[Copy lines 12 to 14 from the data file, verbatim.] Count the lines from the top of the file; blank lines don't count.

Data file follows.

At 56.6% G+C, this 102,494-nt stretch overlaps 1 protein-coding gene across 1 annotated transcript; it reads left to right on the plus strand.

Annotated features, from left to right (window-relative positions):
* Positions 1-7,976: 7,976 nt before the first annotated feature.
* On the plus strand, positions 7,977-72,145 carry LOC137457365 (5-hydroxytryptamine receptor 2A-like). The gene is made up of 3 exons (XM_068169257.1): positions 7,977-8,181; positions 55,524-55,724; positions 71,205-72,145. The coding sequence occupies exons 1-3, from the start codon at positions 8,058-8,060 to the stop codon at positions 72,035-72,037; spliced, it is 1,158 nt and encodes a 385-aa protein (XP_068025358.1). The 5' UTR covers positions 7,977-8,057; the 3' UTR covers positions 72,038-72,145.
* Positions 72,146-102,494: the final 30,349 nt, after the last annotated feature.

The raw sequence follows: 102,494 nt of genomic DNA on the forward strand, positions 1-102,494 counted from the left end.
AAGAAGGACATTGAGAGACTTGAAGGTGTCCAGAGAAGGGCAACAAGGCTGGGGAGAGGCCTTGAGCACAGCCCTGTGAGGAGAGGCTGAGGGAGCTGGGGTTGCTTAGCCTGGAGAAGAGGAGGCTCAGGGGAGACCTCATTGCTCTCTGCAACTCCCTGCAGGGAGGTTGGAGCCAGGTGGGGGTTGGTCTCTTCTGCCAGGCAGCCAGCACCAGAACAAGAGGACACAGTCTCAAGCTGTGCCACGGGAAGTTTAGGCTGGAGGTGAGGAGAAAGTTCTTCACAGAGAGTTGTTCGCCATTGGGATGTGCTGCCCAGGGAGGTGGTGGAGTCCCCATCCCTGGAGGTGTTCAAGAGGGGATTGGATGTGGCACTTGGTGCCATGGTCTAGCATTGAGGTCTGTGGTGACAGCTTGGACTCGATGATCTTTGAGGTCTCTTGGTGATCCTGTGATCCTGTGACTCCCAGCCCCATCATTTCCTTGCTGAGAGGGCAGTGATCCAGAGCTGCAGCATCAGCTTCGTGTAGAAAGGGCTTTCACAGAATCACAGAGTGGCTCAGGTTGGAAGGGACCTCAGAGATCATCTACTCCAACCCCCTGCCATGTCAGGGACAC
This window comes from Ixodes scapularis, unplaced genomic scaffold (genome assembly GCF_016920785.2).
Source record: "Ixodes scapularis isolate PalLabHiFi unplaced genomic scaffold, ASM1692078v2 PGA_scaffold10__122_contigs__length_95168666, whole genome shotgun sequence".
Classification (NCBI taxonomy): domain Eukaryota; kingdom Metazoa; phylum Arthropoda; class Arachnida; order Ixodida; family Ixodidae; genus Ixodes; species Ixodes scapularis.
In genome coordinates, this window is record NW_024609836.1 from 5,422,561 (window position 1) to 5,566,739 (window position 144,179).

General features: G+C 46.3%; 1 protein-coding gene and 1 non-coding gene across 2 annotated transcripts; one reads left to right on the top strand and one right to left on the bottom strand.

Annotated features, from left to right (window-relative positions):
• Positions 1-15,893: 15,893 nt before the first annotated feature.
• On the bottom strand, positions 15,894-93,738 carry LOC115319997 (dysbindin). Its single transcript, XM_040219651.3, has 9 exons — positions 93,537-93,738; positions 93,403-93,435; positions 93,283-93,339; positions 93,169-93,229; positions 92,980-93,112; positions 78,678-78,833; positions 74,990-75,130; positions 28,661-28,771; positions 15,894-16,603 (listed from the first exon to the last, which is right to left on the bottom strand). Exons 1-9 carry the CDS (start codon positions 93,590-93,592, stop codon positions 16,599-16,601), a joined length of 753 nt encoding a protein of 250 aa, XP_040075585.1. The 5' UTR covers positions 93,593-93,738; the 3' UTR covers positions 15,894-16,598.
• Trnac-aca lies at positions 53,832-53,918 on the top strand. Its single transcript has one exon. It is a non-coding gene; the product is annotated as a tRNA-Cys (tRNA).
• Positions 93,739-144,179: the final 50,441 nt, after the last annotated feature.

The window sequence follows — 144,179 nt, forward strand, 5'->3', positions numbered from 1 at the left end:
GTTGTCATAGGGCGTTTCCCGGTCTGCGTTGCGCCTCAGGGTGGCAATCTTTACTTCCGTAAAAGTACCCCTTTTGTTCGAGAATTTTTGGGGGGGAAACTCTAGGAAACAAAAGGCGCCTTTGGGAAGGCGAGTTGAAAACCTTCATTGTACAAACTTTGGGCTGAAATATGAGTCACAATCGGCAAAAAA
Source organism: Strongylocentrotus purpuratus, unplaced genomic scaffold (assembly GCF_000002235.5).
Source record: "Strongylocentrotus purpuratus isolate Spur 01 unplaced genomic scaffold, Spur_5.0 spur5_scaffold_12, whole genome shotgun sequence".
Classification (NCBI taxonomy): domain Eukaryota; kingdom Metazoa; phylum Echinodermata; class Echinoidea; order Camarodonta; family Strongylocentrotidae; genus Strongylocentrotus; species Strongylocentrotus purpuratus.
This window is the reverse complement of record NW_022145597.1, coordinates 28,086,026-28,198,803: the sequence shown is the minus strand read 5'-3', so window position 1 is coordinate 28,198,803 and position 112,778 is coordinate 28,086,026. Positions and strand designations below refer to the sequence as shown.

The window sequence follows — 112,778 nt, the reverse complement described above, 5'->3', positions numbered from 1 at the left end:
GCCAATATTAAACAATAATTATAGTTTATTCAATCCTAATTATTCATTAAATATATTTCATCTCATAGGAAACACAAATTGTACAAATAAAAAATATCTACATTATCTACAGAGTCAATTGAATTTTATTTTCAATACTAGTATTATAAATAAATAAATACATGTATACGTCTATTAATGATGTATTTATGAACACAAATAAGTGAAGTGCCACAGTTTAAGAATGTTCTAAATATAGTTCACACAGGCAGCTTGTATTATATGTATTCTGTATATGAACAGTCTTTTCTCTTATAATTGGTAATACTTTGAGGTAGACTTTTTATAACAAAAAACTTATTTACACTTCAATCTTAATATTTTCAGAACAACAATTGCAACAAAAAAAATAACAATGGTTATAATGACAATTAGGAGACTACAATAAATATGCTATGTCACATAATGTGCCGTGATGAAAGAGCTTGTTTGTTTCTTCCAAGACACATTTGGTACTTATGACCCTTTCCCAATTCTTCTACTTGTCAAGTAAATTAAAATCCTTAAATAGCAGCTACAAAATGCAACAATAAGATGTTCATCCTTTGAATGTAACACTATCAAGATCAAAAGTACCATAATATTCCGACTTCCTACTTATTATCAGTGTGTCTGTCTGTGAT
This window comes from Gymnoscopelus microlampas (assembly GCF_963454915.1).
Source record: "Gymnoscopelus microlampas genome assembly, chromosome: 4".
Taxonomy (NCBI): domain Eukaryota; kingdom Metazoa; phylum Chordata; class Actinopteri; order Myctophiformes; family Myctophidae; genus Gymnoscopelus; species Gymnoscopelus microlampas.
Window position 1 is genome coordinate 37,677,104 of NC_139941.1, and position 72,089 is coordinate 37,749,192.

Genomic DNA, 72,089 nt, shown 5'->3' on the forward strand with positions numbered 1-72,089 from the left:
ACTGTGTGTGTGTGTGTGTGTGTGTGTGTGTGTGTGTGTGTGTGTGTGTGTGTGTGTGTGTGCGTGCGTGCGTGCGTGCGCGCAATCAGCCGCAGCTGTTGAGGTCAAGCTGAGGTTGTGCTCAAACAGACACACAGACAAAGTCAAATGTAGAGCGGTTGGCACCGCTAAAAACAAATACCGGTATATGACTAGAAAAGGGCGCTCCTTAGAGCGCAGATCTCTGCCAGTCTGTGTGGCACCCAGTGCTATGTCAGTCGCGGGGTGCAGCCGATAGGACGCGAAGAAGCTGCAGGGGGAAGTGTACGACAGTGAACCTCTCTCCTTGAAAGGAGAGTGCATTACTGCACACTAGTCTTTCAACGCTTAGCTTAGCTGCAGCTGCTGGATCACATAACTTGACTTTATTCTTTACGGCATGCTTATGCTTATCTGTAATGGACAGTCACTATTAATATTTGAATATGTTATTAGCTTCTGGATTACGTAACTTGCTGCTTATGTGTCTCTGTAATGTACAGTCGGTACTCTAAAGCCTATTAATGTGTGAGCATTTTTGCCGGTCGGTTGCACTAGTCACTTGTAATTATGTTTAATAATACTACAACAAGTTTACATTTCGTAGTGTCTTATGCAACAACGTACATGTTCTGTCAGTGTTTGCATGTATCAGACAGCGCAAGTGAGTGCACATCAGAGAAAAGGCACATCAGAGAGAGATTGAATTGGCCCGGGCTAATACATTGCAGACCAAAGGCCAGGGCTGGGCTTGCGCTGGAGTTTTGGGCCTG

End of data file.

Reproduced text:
General features: G+C 46.3%; 1 protein-coding gene and 1 non-coding gene across 2 annotated transcripts; one reads left to right on the top strand and one right to left on the bottom strand.

Annotated features, from left to right (window-relative positions):
• Positions 1-15,893: 15,893 nt before the first annotated feature.